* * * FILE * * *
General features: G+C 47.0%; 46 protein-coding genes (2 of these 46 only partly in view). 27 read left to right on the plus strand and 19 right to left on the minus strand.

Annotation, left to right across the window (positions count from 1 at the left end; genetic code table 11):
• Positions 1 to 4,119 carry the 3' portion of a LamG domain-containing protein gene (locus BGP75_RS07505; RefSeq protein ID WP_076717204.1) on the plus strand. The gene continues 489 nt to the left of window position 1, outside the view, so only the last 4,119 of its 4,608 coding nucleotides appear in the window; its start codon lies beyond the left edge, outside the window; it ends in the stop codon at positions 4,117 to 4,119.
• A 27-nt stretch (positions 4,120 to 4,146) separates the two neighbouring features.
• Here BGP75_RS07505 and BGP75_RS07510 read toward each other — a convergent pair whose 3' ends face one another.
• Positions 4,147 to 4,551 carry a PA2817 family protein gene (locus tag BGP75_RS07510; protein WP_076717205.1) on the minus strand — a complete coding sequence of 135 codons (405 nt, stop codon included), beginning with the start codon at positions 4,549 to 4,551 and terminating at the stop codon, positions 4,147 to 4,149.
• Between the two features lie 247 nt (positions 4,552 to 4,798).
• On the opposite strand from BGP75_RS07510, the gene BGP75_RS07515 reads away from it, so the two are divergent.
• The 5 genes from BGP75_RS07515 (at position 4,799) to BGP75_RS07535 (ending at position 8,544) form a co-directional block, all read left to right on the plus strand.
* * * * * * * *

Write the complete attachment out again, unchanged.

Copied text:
General features: G+C 47.0%; 46 protein-coding genes (2 of these 46 only partly in view). 27 read left to right on the plus strand and 19 right to left on the minus strand.

Annotation, left to right across the window (positions count from 1 at the left end; genetic code table 11):
• Positions 1 to 4,119 carry the 3' portion of a LamG domain-containing protein gene (locus BGP75_RS07505; RefSeq protein ID WP_076717204.1) on the plus strand. The gene continues 489 nt to the left of window position 1, outside the view, so only the last 4,119 of its 4,608 coding nucleotides appear in the window; its start codon lies beyond the left edge, outside the window; it ends in the stop codon at positions 4,117 to 4,119.
• A 27-nt stretch (positions 4,120 to 4,146) separates the two neighbouring features.
• Here BGP75_RS07505 and BGP75_RS07510 read toward each other — a convergent pair whose 3' ends face one another.
• Positions 4,147 to 4,551 carry a PA2817 family protein gene (locus tag BGP75_RS07510; protein WP_076717205.1) on the minus strand — a complete coding sequence of 135 codons (405 nt, stop codon included), beginning with the start codon at positions 4,549 to 4,551 and terminating at the stop codon, positions 4,147 to 4,149.
• Between the two features lie 247 nt (positions 4,552 to 4,798).
• On the opposite strand from BGP75_RS07510, the gene BGP75_RS07515 reads away from it, so the two are divergent.
• The 5 genes from BGP75_RS07515 (at position 4,799) to BGP75_RS07535 (ending at position 8,544) form a co-directional block, all read left to right on the plus strand.